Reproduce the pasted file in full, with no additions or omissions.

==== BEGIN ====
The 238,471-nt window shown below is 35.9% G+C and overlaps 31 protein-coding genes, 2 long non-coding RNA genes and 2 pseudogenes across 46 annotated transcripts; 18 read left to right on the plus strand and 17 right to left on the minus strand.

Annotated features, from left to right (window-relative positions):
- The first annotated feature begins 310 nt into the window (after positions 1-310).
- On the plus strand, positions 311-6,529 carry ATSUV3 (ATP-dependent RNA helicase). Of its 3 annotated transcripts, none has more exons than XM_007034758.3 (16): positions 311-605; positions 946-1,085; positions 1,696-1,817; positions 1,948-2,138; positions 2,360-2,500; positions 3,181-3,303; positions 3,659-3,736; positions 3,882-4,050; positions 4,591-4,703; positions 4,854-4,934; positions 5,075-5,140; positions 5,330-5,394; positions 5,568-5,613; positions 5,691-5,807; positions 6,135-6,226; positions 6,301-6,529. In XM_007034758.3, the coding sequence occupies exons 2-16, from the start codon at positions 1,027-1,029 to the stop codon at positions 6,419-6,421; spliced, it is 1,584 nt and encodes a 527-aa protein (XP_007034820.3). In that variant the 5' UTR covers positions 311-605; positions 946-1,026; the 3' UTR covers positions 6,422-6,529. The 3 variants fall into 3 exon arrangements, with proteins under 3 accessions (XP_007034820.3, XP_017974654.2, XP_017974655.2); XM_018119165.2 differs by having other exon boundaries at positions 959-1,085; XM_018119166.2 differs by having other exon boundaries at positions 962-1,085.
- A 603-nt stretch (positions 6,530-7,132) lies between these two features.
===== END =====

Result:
The 238,471-nt window shown below is 35.9% G+C and overlaps 31 protein-coding genes, 2 long non-coding RNA genes and 2 pseudogenes across 46 annotated transcripts; 18 read left to right on the plus strand and 17 right to left on the minus strand.

Annotated features, from left to right (window-relative positions):
- The first annotated feature begins 310 nt into the window (after positions 1-310).
- On the plus strand, positions 311-6,529 carry ATSUV3 (ATP-dependent RNA helicase). Of its 3 annotated transcripts, none has more exons than XM_007034758.3 (16): positions 311-605; positions 946-1,085; positions 1,696-1,817; positions 1,948-2,138; positions 2,360-2,500; positions 3,181-3,303; positions 3,659-3,736; positions 3,882-4,050; positions 4,591-4,703; positions 4,854-4,934; positions 5,075-5,140; positions 5,330-5,394; positions 5,568-5,613; positions 5,691-5,807; positions 6,135-6,226; positions 6,301-6,529. In XM_007034758.3, the coding sequence occupies exons 2-16, from the start codon at positions 1,027-1,029 to the stop codon at positions 6,419-6,421; spliced, it is 1,584 nt and encodes a 527-aa protein (XP_007034820.3). In that variant the 5' UTR covers positions 311-605; positions 946-1,026; the 3' UTR covers positions 6,422-6,529. The 3 variants fall into 3 exon arrangements, with proteins under 3 accessions (XP_007034820.3, XP_017974654.2, XP_017974655.2); XM_018119165.2 differs by having other exon boundaries at positions 959-1,085; XM_018119166.2 differs by having other exon boundaries at positions 962-1,085.
- A 603-nt stretch (positions 6,530-7,132) lies between these two features.